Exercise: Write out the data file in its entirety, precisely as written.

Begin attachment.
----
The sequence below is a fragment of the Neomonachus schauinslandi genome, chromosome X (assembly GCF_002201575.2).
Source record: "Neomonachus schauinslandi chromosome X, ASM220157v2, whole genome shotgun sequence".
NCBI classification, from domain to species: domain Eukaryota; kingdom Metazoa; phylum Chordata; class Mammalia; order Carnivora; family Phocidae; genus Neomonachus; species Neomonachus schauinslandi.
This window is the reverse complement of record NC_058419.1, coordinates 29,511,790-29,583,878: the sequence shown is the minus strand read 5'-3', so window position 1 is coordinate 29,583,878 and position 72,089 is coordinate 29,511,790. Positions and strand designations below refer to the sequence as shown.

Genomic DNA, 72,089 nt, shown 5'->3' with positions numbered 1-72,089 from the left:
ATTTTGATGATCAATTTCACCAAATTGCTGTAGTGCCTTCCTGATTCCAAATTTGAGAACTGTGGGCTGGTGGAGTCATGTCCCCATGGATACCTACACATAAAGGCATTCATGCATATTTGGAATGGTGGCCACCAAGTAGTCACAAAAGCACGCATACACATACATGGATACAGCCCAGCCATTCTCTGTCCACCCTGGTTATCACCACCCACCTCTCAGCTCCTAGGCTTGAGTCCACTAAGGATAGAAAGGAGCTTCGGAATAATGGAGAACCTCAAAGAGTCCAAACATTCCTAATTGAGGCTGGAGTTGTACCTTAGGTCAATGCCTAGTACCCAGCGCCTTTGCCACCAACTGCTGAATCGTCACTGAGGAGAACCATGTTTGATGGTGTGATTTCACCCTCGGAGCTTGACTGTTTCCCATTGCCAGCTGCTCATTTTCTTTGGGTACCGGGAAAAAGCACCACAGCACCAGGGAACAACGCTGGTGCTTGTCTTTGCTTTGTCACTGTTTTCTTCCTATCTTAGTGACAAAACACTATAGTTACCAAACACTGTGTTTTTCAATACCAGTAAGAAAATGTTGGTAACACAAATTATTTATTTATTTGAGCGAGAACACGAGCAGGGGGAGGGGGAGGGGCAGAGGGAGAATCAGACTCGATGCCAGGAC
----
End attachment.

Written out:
The sequence below is a fragment of the Neomonachus schauinslandi genome, chromosome X (assembly GCF_002201575.2).
Source record: "Neomonachus schauinslandi chromosome X, ASM220157v2, whole genome shotgun sequence".
NCBI classification, from domain to species: domain Eukaryota; kingdom Metazoa; phylum Chordata; class Mammalia; order Carnivora; family Phocidae; genus Neomonachus; species Neomonachus schauinslandi.
This window is the reverse complement of record NC_058419.1, coordinates 29,511,790-29,583,878: the sequence shown is the minus strand read 5'-3', so window position 1 is coordinate 29,583,878 and position 72,089 is coordinate 29,511,790. Positions and strand designations below refer to the sequence as shown.

Genomic DNA, 72,089 nt, shown 5'->3' with positions numbered 1-72,089 from the left:
ATTTTGATGATCAATTTCACCAAATTGCTGTAGTGCCTTCCTGATTCCAAATTTGAGAACTGTGGGCTGGTGGAGTCATGTCCCCATGGATACCTACACATAAAGGCATTCATGCATATTTGGAATGGTGGCCACCAAGTAGTCACAAAAGCACGCATACACATACATGGATACAGCCCAGCCATTCTCTGTCCACCCTGGTTATCACCACCCACCTCTCAGCTCCTAGGCTTGAGTCCACTAAGGATAGAAAGGAGCTTCGGAATAATGGAGAACCTCAAAGAGTCCAAACATTCCTAATTGAGGCTGGAGTTGTACCTTAGGTCAATGCCTAGTACCCAGCGCCTTTGCCACCAACTGCTGAATCGTCACTGAGGAGAACCATGTTTGATGGTGTGATTTCACCCTCGGAGCTTGACTGTTTCCCATTGCCAGCTGCTCATTTTCTTTGGGTACCGGGAAAAAGCACCACAGCACCAGGGAACAACGCTGGTGCTTGTCTTTGCTTTGTCACTGTTTTCTTCCTATCTTAGTGACAAAACACTATAGTTACCAAACACTGTGTTTTTCAATACCAGTAAGAAAATGTTGGTAACACAAATTATTTATTTATTTGAGCGAGAACACGAGCAGGGGGAGGGGGAGGGGCAGAGGGAGAATCAGACTCGATGCCAGGAC